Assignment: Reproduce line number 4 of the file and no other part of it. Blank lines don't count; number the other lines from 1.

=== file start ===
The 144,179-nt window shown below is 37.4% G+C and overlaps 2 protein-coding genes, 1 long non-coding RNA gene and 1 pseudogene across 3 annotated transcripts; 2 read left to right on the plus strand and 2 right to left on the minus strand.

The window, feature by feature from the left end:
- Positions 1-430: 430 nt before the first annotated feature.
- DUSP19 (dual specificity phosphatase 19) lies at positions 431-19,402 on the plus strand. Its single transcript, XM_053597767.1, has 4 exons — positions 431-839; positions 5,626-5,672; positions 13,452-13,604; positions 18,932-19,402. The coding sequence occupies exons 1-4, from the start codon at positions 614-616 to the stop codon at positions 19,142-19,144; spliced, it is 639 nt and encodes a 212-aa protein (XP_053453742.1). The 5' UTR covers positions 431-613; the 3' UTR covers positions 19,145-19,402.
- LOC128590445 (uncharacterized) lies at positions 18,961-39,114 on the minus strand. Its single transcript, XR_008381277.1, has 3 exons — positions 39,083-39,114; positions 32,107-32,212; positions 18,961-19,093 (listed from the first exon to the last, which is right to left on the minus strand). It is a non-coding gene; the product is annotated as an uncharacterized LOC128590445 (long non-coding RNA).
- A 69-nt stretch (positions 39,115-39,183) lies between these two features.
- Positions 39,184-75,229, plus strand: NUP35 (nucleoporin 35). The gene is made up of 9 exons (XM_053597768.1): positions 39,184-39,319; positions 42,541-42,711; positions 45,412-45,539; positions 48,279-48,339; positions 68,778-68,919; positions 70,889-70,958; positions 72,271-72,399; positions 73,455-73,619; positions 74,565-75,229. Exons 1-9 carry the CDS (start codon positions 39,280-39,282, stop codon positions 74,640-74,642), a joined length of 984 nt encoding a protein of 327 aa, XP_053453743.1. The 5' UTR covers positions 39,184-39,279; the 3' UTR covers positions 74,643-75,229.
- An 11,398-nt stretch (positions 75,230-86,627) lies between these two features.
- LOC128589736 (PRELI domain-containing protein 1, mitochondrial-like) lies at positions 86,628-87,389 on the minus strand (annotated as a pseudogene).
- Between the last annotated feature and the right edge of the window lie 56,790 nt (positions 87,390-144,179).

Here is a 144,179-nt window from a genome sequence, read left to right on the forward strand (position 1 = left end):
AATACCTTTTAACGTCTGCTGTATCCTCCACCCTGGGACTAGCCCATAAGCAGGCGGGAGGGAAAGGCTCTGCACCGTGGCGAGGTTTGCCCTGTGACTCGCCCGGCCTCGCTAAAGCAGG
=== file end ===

- DUSP19 (dual specificity phosphatase 19) lies at positions 431-19,402 on the plus strand. Its single transcript, XM_053597767.1, has 4 exons — positions 431-839; positions 5,626-5,672; positions 13,452-13,604; positions 18,932-19,402. The coding sequence occupies exons 1-4, from the start codon at positions 614-616 to the stop codon at positions 19,142-19,144; spliced, it is 639 nt and encodes a 212-aa protein (XP_053453742.1). The 5' UTR covers positions 431-613; the 3' UTR covers positions 19,145-19,402.